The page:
Project Chimps

Bruce Wagman’s decision to found a chimpanzee sanctuary

Published in 2022 Northern California Super Lawyers magazine

By Bill Glose on July 5, 2022


Yes, Bruce Wagman, an animal lover who practices animal law, has heard the jokes. “Occasionally I have to say to people, ‘Yes, that’s really my name,’” he says. “Especially when I’m doing dog cases.”

Wagman shares his home with three dogs and five cats, and at Riley Safer Holmes & Cancila, his entire practice focuses on animal law—he is the nation’s only lawyer at a major law firm who dedicates 100 percent of his focus to the area. 

“It’s the greatest job in the world, and it’s the hardest job in the world,” Wagman says. “I spend a lot of time sitting at my desk crying because I have to review the mistreatment of animals to do the work I do. That’s the hardest part.” 

While he fights to protect or rescue animals of all kinds, he’s worked numerous cases involving cruelty to chimpanzees in the entertainment industry and in other captive situations, like biomedical research. And after years of heartbreaking stories, he decided to do something radical. 

In 2014, he and a partner traveled to New Iberia, Louisiana, where they approached the largest private laboratory for chimpanzees in America and asked them if they’d be willing to retire the animals. “It was one of these ideas like, ‘This will never work, but we’ve got to try,’” he says.

It worked. The testing facility agreed to release all the chimpanzees into their care. “Then we had to figure out what to do with them,” Wagman says. It didn’t take too long to find the perfect home: a 236-acre former gorilla sanctuary in the Blue Ridge Mountains of North Georgia that, eventually, could house all the lab chimps.

“We needed about $3 million to buy that property,” says Wagman, “and we got that in a majority donation from the Humane Society.” 

That seed money allowed them to found Project Chimps and prepare the sanctuary for its new inhabitants—which includes a six-acre habitat called Peachtree, which has “chimp villas.” Presently, 81 chimpanzees live the good life at Project Chimps.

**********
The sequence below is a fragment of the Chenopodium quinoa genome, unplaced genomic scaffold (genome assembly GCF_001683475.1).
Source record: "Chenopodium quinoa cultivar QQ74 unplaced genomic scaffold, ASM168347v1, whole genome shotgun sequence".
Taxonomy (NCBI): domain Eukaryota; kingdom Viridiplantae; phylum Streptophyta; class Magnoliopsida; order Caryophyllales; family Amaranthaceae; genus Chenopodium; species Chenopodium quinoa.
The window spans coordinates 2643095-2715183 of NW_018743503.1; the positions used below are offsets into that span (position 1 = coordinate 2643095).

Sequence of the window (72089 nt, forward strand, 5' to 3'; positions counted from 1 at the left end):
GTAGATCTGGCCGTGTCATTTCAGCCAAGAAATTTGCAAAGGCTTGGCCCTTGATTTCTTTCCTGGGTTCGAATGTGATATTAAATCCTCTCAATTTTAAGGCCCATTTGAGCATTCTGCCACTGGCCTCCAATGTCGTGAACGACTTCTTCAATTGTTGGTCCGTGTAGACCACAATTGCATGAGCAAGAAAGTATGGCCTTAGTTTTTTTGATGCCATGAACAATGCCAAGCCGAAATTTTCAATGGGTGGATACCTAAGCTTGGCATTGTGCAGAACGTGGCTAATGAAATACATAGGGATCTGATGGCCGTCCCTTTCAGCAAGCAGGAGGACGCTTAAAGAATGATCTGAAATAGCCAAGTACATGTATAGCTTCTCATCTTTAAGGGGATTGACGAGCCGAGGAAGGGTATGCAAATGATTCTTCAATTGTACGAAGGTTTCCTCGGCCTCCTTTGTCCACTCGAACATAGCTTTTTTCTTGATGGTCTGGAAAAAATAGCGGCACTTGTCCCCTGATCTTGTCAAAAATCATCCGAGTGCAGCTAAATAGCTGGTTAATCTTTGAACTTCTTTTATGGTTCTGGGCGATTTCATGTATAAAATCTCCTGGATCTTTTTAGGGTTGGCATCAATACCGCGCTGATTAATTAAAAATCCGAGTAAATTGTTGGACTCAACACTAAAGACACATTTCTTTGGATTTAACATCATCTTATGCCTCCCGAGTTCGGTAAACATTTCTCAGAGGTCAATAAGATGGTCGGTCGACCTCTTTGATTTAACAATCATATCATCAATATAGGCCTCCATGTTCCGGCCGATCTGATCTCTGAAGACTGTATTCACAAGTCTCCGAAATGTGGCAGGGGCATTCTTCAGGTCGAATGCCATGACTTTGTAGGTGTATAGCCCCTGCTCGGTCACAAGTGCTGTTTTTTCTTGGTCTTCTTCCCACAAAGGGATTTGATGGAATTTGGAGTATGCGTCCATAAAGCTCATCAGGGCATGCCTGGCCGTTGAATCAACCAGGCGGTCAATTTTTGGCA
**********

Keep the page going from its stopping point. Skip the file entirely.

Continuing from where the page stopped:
“We’re currently in the middle of a campaign to raise $15 million to build what we call Phase 2,” Wagman says. “That’s the second habitat area so we can bring in the remaining approximately 100 chimps who are still in New Iberia who we didn’t have room for yet.”

Outside of Phase 2, there are other critical costs. Chimpanzees in captivity can live between 40 to 60 years, Wagman says, so other fundraising will cover food and health care for nearly 200 chimpanzees for their lifetimes. There’s also currently a staff of more than 30 and a crew of 150 to 200 volunteers who support the sanctuary year-round. Wagman figures it’ll cost more than $100 million to support Project Chimps for the next 50 years.

Nothing loosens potential donors’ purse strings quite like celebrities, and Wagman has gotten quite a crew together: Billie Joe Armstrong of Green Day; celebrity chef and talk show host Rachael Ray; actress Judy Greer and her producer husband Dean Johnson; famed tattoo artist Kat Von D; and an endorsement from the mother of all chimp advocates, primatologist Jane Goodall.

“Project Chimps is a great organization that needs help,” Wagman says, “and [these celebrities] felt the attraction to the chimpanzees. It’s pretty hard to go to Project Chimps or even read about some of the stories of our chimpanzees and not immediately fall in love with the whole idea and want to help if you can.”

Project Chimps posts bios about each of the sanctuary’s residents, like Roxy, who kicks it in the Blue Ridge with her chimp BFFs Krystin, Kirk and Maverick and sometimes makes “poor decisions,” like throwing her rubber toys at the alpha female, Lindsey. “What’s fascinating about chimpanzees is that they’re just like us,” Wagman says. “Every one of them has their own likes and interests and dislikes and quirks. Every one of them is a unique personality.”

Wagman says donors can contribute to either Phase 2 specifically, or via a general donation to Project Chimps, or even to a favorite chimpanzee. One Georgia woman recently donated trees and roses. 

“When we distributed the roses, the chimpanzees all picked them up and sweetly sort of handed them back and forth to each other. And then they ate them,” Wagman says, laughing. “And I thought that was just perfect.”

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